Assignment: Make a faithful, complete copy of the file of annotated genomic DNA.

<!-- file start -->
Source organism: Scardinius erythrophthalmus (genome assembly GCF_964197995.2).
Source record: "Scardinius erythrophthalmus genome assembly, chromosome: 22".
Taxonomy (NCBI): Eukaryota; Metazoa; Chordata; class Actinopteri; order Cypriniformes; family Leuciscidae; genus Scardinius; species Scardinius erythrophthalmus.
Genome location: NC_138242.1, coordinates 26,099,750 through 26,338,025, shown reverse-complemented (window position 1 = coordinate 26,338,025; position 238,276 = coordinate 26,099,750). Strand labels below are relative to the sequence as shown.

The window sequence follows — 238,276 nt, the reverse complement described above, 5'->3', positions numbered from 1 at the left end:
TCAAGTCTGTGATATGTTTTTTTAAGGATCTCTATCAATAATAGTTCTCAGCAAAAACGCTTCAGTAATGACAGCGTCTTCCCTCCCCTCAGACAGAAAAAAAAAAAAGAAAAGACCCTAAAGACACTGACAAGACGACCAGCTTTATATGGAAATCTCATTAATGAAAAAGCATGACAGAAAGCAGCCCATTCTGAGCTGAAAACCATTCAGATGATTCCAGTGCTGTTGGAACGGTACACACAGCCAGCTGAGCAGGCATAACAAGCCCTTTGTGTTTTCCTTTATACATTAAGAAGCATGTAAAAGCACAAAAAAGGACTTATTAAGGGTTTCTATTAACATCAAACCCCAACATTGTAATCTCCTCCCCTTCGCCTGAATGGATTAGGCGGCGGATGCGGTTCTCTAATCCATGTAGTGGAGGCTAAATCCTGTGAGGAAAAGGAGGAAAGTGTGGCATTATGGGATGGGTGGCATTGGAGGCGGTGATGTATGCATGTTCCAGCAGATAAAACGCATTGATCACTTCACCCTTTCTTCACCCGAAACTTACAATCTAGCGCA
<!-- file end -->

Source organism: Scardinius erythrophthalmus (genome assembly GCF_964197995.2).
Source record: "Scardinius erythrophthalmus genome assembly, chromosome: 22".
Taxonomy (NCBI): Eukaryota; Metazoa; Chordata; class Actinopteri; order Cypriniformes; family Leuciscidae; genus Scardinius; species Scardinius erythrophthalmus.
Genome location: NC_138242.1, coordinates 26,099,750 through 26,338,025, shown reverse-complemented (window position 1 = coordinate 26,338,025; position 238,276 = coordinate 26,099,750). Strand labels below are relative to the sequence as shown.

The window sequence follows — 238,276 nt, the reverse complement described above, 5'->3', positions numbered from 1 at the left end:
TCAAGTCTGTGATATGTTTTTTTAAGGATCTCTATCAATAATAGTTCTCAGCAAAAACGCTTCAGTAATGACAGCGTCTTCCCTCCCCTCAGACAGAAAAAAAAAAAAGAAAAGACCCTAAAGACACTGACAAGACGACCAGCTTTATATGGAAATCTCATTAATGAAAAAGCATGACAGAAAGCAGCCCATTCTGAGCTGAAAACCATTCAGATGATTCCAGTGCTGTTGGAACGGTACACACAGCCAGCTGAGCAGGCATAACAAGCCCTTTGTGTTTTCCTTTATACATTAAGAAGCATGTAAAAGCACAAAAAAGGACTTATTAAGGGTTTCTATTAACATCAAACCCCAACATTGTAATCTCCTCCCCTTCGCCTGAATGGATTAGGCGGCGGATGCGGTTCTCTAATCCATGTAGTGGAGGCTAAATCCTGTGAGGAAAAGGAGGAAAGTGTGGCATTATGGGATGGGTGGCATTGGAGGCGGTGATGTATGCATGTTCCAGCAGATAAAACGCATTGATCACTTCACCCTTTCTTCACCCGAAACTTACAATCTAGCGCA